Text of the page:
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David Brooks makes a point today that is one of my hobby-horses:
[Edmund] Burke is known as the founder of conservatism, but his thought sits oddly these days with the Republican Party and those who call themselves conservative. The party has become much more populist, supporting term limits and political outsiders over those who have been educated by experience. Most call for pretty radical change to the welfare state. It’s the Democrats who fight to preserve the current structures of Social Security, Medicare and food stamps. It’s the Democrats who have been running ads through this election campaign accusing their opponents of being a bunch of wild-eyed radicals. Are Democrats now the conservators of tradition?
I would say: yes. And I would say the same of the European left and even of grassroots movements that view themselves as to the left of the Democratic Party in the US. I’ve argued that America’s most authentic conservative movement is composed of grassroots groups that emphasize community voice, localism, and sustainability. A characteristic leftist stance today is that a given institution (such as the public schools, higher ed, welfare programs, or public employees’ unions) fails to meet criteria of justice, yet we should defend the institution because it’s better than an untested alternative and because we should respect the experience and commitment of the participants (i.e., the teachers, professors, public employees, and their clients). The most ambitious leftist proposals are mostly patches to keep these existing institutions going, not whole new strategies. Therefore, I’ve posited that Edmund Burke would vote Democratic.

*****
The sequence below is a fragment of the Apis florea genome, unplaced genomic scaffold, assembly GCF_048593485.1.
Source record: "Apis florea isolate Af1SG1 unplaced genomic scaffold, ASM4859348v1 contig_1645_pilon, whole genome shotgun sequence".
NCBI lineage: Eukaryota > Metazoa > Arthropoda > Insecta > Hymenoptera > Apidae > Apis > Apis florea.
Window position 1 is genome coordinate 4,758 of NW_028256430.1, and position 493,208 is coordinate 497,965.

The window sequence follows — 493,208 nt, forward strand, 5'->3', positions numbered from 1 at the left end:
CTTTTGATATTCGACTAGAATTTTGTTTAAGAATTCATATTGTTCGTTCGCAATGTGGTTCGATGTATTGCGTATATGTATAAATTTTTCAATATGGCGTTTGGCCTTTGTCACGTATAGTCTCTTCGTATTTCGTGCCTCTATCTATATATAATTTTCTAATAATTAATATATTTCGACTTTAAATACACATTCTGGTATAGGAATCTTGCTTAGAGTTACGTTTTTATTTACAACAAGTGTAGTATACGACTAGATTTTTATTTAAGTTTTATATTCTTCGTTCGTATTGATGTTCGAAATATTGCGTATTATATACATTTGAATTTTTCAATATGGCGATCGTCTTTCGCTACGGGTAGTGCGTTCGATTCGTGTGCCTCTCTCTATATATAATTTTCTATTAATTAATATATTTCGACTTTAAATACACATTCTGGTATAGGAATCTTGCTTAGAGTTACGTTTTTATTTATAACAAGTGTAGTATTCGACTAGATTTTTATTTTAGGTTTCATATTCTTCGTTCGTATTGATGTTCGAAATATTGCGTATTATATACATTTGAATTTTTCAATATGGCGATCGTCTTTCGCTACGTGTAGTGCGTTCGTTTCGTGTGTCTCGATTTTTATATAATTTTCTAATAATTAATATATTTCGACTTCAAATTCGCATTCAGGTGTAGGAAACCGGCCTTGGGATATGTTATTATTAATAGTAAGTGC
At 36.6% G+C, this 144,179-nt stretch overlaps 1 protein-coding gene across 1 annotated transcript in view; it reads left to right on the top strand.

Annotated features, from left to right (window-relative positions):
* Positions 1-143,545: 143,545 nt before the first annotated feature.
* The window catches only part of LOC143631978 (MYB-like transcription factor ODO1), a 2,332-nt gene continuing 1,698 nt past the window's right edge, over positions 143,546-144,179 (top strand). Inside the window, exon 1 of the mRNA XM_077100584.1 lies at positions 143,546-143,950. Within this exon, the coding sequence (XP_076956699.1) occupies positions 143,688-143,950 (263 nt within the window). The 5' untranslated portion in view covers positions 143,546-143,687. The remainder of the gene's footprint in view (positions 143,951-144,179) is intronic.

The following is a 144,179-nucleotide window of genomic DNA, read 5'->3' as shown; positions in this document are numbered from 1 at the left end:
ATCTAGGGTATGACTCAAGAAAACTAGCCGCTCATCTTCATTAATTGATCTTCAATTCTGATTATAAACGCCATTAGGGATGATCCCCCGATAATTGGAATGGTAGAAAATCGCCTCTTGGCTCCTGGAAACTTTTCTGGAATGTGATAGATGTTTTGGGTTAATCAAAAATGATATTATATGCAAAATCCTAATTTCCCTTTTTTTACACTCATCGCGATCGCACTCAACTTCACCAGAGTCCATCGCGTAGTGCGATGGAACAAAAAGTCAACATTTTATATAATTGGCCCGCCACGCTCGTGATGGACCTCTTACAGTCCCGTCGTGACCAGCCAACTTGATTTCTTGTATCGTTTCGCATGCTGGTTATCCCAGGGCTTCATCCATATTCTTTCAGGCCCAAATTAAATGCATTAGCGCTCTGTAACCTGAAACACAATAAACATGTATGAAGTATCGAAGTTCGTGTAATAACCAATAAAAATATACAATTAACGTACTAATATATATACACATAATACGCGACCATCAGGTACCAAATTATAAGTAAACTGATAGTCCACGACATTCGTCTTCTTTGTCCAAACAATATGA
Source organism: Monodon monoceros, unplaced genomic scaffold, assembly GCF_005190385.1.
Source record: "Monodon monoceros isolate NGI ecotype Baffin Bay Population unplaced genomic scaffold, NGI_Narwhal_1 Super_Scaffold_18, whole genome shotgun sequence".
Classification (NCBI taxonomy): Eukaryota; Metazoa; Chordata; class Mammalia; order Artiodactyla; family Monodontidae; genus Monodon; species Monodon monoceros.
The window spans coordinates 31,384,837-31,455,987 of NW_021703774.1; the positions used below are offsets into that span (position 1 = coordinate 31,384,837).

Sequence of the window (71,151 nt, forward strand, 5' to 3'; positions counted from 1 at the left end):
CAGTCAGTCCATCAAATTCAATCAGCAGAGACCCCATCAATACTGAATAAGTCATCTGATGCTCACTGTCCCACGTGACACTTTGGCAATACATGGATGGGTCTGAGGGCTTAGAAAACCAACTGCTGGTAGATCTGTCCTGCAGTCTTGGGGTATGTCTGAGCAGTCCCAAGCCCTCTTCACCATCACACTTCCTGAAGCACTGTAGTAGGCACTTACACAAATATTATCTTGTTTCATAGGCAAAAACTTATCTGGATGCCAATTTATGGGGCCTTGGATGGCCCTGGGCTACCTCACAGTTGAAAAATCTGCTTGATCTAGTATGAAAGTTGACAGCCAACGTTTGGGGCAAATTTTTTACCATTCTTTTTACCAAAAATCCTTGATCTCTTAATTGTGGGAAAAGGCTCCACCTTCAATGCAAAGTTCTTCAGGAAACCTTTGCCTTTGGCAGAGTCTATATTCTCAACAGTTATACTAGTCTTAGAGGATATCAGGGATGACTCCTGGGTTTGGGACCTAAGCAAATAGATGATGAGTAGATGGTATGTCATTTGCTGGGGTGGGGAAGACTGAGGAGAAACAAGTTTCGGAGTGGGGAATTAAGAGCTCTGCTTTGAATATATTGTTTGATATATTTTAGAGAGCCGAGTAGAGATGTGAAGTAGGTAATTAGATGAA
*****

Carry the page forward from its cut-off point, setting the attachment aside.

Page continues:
To the extent that other people make this argument, it’s often to score a debating point–either to denounce the left for abandoning its radicalism or to tweak conservatives for failing to recognize that their opponents are now more genuinely conservative than they are. For instance, Andrew Sullivan uses the premise that Democrats are conservative to endorse Obama and denounce both neoconservativism and what he calls “progressivism.”* But I intend this point as an analysis, not a polemic. If the left is the true home of conservatism today, that raises some important questions, but it is not necessarily good or bad.
*Sullivan: “As for our time, an attachment to a fixed ideology called conservatism (which is currently suffused with the zeal and passion Montaigne so deeply suspected) or to an ideology called progressivism (which increasingly regards most of its opponents as mere bigots) does not exhaust the possibilities. A disposition for moderation and pragmatism, for the long view over the short-term victory, for maintaining the balance in American life in a polarized time: this remains a live option. You can see how, influenced by this mindset, I have had little difficulty supporting a Democratic president as the most conservative figure, properly speaking, now on the national stage. You can see why I have become so hostile to neoconservatism whose unofficial motto is ‘Toujours l’audace!'”